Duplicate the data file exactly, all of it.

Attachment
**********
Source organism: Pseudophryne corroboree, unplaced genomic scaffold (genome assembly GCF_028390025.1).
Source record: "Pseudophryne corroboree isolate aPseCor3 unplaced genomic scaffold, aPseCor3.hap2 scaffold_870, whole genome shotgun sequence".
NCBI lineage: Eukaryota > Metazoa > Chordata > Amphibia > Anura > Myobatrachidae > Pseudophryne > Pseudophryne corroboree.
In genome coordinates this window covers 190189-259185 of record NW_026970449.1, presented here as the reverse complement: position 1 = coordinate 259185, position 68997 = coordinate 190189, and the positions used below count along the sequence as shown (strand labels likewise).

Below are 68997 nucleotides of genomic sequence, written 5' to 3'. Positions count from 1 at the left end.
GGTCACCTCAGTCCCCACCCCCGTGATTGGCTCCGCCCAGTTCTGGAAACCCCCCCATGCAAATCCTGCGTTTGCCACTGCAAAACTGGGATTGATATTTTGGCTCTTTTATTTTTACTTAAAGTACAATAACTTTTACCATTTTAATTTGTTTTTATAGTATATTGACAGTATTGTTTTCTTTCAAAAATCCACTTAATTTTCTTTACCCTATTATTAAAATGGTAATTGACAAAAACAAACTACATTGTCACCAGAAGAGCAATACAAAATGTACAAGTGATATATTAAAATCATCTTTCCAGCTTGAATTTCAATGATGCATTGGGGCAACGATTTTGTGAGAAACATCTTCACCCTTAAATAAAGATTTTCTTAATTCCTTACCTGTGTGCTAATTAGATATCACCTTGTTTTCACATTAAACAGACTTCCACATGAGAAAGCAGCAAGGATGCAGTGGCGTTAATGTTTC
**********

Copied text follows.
Source organism: Pseudophryne corroboree, unplaced genomic scaffold (genome assembly GCF_028390025.1).
Source record: "Pseudophryne corroboree isolate aPseCor3 unplaced genomic scaffold, aPseCor3.hap2 scaffold_870, whole genome shotgun sequence".
NCBI lineage: Eukaryota > Metazoa > Chordata > Amphibia > Anura > Myobatrachidae > Pseudophryne > Pseudophryne corroboree.
In genome coordinates this window covers 190189-259185 of record NW_026970449.1, presented here as the reverse complement: position 1 = coordinate 259185, position 68997 = coordinate 190189, and the positions used below count along the sequence as shown (strand labels likewise).

Below are 68997 nucleotides of genomic sequence, written 5' to 3'. Positions count from 1 at the left end.
GGTCACCTCAGTCCCCACCCCCGTGATTGGCTCCGCCCAGTTCTGGAAACCCCCCCATGCAAATCCTGCGTTTGCCACTGCAAAACTGGGATTGATATTTTGGCTCTTTTATTTTTACTTAAAGTACAATAACTTTTACCATTTTAATTTGTTTTTATAGTATATTGACAGTATTGTTTTCTTTCAAAAATCCACTTAATTTTCTTTACCCTATTATTAAAATGGTAATTGACAAAAACAAACTACATTGTCACCAGAAGAGCAATACAAAATGTACAAGTGATATATTAAAATCATCTTTCCAGCTTGAATTTCAATGATGCATTGGGGCAACGATTTTGTGAGAAACATCTTCACCCTTAAATAAAGATTTTCTTAATTCCTTACCTGTGTGCTAATTAGATATCACCTTGTTTTCACATTAAACAGACTTCCACATGAGAAAGCAGCAAGGATGCAGTGGCGTTAATGTTTC